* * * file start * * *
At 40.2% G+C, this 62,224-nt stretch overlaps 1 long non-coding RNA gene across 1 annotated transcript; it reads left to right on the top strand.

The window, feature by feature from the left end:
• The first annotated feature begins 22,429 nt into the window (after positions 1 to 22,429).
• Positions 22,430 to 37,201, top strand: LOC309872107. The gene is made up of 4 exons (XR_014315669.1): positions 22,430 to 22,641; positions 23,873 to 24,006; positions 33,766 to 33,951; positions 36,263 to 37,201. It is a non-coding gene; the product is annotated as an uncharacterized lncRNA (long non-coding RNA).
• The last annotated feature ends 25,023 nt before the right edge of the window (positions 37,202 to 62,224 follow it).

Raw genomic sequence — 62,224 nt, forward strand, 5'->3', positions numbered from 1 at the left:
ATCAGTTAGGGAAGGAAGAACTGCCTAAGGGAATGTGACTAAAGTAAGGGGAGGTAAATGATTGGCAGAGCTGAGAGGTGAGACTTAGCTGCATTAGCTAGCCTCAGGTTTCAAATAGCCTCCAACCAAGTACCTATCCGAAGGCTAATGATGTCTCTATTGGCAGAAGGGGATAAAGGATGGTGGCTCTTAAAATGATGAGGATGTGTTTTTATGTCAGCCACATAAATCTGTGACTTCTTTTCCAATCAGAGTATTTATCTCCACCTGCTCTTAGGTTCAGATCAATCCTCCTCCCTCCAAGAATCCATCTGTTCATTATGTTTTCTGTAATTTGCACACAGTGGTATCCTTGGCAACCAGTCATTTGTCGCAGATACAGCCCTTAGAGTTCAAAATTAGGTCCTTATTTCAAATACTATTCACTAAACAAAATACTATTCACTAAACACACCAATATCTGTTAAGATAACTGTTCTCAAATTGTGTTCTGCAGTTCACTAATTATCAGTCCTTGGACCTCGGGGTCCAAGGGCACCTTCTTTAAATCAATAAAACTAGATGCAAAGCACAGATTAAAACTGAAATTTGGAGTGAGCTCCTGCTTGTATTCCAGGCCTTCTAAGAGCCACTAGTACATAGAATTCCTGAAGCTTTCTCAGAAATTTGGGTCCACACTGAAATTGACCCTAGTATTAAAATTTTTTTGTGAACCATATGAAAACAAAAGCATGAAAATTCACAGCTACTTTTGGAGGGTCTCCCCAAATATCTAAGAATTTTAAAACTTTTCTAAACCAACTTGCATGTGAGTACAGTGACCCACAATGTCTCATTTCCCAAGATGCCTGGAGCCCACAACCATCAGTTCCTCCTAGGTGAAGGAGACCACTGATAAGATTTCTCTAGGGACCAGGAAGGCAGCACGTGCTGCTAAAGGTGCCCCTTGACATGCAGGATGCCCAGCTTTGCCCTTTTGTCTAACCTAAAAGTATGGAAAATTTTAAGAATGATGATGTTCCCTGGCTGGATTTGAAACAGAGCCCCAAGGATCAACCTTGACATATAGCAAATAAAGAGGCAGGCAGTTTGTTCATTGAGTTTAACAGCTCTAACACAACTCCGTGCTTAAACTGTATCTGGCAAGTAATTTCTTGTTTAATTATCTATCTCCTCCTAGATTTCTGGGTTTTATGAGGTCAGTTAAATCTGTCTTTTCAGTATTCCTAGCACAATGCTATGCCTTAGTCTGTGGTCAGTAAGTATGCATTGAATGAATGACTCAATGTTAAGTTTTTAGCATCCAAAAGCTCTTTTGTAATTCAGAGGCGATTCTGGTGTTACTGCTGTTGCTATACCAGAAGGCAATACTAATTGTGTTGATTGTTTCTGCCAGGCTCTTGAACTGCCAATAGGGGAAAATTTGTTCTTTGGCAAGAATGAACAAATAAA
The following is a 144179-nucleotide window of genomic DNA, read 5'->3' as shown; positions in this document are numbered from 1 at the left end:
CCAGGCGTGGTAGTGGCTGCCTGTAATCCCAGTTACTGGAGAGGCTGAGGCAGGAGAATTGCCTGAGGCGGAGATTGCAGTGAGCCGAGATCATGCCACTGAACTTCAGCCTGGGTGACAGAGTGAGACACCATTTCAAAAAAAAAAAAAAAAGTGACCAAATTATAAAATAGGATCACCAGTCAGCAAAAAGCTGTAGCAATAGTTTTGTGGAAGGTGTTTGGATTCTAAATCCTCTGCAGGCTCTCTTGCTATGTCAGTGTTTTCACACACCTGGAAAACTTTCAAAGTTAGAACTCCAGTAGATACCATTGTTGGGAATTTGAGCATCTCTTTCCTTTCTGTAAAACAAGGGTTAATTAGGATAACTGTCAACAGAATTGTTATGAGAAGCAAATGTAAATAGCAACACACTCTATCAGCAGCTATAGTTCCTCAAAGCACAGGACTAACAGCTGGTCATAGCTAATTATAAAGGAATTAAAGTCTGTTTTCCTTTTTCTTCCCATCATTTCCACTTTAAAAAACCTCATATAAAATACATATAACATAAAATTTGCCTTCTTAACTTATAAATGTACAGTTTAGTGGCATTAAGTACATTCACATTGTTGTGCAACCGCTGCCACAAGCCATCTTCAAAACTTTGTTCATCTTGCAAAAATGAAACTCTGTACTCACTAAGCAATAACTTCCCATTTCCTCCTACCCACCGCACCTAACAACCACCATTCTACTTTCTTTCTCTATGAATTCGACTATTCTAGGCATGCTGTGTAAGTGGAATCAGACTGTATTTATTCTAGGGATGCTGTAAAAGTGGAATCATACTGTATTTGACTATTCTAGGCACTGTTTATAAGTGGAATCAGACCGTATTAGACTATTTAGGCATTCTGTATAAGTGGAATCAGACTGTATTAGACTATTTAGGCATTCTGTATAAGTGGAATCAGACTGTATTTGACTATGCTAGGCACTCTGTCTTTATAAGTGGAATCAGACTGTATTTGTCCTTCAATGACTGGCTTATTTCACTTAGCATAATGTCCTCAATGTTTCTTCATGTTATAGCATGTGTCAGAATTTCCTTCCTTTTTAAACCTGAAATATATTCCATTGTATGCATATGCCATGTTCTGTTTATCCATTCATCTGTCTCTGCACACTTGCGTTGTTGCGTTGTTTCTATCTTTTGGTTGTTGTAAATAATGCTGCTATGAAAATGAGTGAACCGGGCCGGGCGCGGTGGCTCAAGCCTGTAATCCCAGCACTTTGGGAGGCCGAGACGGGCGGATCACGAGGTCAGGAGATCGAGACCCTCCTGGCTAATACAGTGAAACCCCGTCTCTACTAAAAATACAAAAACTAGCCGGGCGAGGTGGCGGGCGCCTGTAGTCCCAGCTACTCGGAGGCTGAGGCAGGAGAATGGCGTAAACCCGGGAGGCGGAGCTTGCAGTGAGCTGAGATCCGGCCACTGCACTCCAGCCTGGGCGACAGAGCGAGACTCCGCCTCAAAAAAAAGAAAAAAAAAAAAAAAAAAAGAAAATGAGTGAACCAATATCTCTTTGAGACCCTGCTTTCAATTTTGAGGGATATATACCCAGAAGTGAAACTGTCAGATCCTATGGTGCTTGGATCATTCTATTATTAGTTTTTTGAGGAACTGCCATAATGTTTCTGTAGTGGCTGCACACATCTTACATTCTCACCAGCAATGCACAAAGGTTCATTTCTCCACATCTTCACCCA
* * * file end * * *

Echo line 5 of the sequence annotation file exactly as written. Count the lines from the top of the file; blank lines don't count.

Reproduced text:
• The last annotated feature ends 25,023 nt before the right edge of the window (positions 37,202 to 62,224 follow it).